but no one has discussed it in detail. I will attempt to do so here, in
the hope that it may be helpful to any author how wants to reliably test
new versions of their engines but have limited CPU resources.
A brief, and not very clear to the layman, description is given here:
The basic idea is to evaluate the data as it is accumulated and determine,
based on predetermined decision rules, whether to accept the null
hypothesis, reject the null hypothesis in favor of the alternative, or to
keep testing. The goal is to more efficiently determine, compared to
a fixed size test, which hypothesis is correct.
In context with the interest everybody here, the hypotheses are:
H_o : The current version and the new version are similar in strength
H_a : The new version is X elo stronger than the current version
A test statistic must be formulated in order to test the two hypotheses.
Let S_n be that statistic. The decision rules are:
If S_n > log A, then stop testing and accept H_a
If S_n < log B, then stop testing and accept H_o
If log B < S_n < log A, then keep testing
Now to determine what S_n, A, and B should be:
First, let's forget about draws for now in order to make the math simpler
and more understandable.
Let X_1, X_2, ..., X_i be random variables such that X_i = 1 with
probability p and = 0 with probability (1-p). This could thought of
as representing a game where if you win a round, you get a point, and
if you lose the round, you get no points. Now, lets test the hypothesis
that p = p_o versus p = p_1.
Let Z_i = log (P( X=x|p_1) / P(X=x|p_o))
Then Z_i = log (p_1/p_o) when x = 1
and Z_i = log ( (1- p_1)/(1 - p_o)) when x=0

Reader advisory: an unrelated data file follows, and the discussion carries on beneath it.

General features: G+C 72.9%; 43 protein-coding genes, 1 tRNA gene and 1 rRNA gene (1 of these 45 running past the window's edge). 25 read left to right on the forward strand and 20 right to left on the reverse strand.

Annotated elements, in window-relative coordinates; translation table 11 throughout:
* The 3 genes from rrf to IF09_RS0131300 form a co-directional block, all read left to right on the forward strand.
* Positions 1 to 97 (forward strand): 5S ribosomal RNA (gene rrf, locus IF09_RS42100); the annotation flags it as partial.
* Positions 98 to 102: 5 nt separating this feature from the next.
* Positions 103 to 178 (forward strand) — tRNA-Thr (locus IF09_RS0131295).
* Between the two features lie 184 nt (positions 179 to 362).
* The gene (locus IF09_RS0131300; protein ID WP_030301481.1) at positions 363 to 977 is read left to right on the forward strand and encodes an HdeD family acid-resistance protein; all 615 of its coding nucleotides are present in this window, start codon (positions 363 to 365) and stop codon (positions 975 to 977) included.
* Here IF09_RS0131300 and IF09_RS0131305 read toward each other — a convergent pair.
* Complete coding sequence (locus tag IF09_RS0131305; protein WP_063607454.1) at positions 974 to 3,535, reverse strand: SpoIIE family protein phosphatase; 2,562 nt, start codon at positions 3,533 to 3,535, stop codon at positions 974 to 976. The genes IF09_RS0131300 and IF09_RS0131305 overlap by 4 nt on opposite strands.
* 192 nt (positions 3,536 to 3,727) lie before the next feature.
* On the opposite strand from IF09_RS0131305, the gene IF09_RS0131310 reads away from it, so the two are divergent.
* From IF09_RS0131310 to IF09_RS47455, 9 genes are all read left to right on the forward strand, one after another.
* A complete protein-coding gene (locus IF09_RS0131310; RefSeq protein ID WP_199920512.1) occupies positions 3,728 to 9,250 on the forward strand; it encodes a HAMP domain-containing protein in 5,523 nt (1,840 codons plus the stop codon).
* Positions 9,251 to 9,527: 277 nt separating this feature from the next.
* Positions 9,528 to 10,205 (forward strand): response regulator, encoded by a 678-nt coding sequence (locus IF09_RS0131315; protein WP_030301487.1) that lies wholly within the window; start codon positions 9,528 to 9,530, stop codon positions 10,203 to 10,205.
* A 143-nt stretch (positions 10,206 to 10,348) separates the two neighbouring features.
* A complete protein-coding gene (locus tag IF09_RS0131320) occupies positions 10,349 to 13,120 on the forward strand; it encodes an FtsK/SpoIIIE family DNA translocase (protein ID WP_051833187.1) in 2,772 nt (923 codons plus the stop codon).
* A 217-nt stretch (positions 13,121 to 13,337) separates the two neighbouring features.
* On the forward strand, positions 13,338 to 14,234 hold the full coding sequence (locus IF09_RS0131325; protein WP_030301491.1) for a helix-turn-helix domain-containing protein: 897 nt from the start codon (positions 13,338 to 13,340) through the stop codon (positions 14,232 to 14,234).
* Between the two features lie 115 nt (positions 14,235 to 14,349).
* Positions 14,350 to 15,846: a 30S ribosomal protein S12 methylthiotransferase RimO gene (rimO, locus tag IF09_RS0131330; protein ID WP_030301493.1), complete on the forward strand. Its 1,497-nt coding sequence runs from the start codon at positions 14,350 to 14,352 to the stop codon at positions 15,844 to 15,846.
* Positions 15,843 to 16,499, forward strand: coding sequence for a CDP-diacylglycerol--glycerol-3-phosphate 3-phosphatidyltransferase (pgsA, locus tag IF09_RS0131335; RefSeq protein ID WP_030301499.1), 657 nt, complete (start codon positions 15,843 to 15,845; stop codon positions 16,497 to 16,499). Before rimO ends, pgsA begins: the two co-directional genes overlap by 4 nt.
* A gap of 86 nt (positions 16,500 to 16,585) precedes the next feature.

Let S_n = Sum ( Z_i ) where 1 <= i <= n
Then S_n = w*log (p_1/p_o) + (n-w)*log((1-p_1)/(1-p_o)) where w
is the number of wins and n is the number of rounds.
A and B are chosen so that Type I errors ( false positive ) and
Type II errors ( false negative ) are held to a certain level.
If a = P( Type I error ) and b = P( Type II error ), then it can be shown
that A ~= log ((1-b)/a) and B ~= log ( a/(1-b))
So, if log(a/(1-b))< w*log(p_1/p_o) + (n-w)log((1-p_1)/(1-p_o))<log((1-b)/a),
keep testing. If not, the test is stopped and a determination is made.
With a little manipulation, it can be seen that:
If w > (log((1-b)/a) + n*log((1-p_o)/(1-p_1)))/ log((p_1*(1-p_o))/(p_o*(1-p_1))),
then stop testing and accept H_a.
If w<(-log((1-b)/a) + n*log((1-p_o)/(1-p_1))/log((p_1*(1-p_o))/(p_o*(1-p_1))),
then stop testing and accept H_o.
If w falls between those two bounds, then keep testing.
If we were testing p=0.5 versus p=0.5133 and we set
a=P(Type I error)=0.05 and b=P(Type II error)=0.05,
we would get the following bounds:
Code: Select all
Rounds Lower Bound Upper Bound 150 20.6641 131.3312 200 45.9966 156.6637 250 71.3292 181.9962 300 96.6617 207.3288 350 121.9942 232.6613 400 147.3268 257.9939 450 172.6593 283.3264 500 197.9919 308.6589 550 223.3244 333.9915 600 248.6569 359.3240 650 273.9895 384.6566 700 299.3220 409.9891 750 324.6545 435.3216 800 349.9871 460.6542 850 375.3196 485.9867 900 400.6522 511.3192 950 425.9847 536.6518 1000 451.3172 561.9843
stayed within the bounds through 1000 rounds, then nothing has been
determined and testing should continue. However, if w escapes the
bounds at some point, testing can be stopped. If w is greater than the upper bound
at that point, then we can accept that p = 0.5133 with a 5% probability
of a Type I error ( false positive ). If w is less than the lower bound,
then we can accept that p = 0.5 with a 5% probability of a Type II error
( false negative ). It can be shown, and I will show it later, that in this
case the expected stopping time (end of testing) with these parameters
is ~ 7490 rounds. If we conducted a fixed sized test with a=b=0.05,
the size of the test would be ~ 15290 rounds.
I am out of time tonight. I plan to continue in the discussion in the next
couple of days, provided that this interests anyone. I do have a question.
Is there some practical reason why no one seems concerned about
false negatives? Everybody uses a 95% confidence interval, which
means ( unless I am mistaken ) a=0.025. Even if you run a 30,000
game gauntlet, the possibility of a false negative is 20% or more when
there is an actual positive improvment of 5 to 6 elo.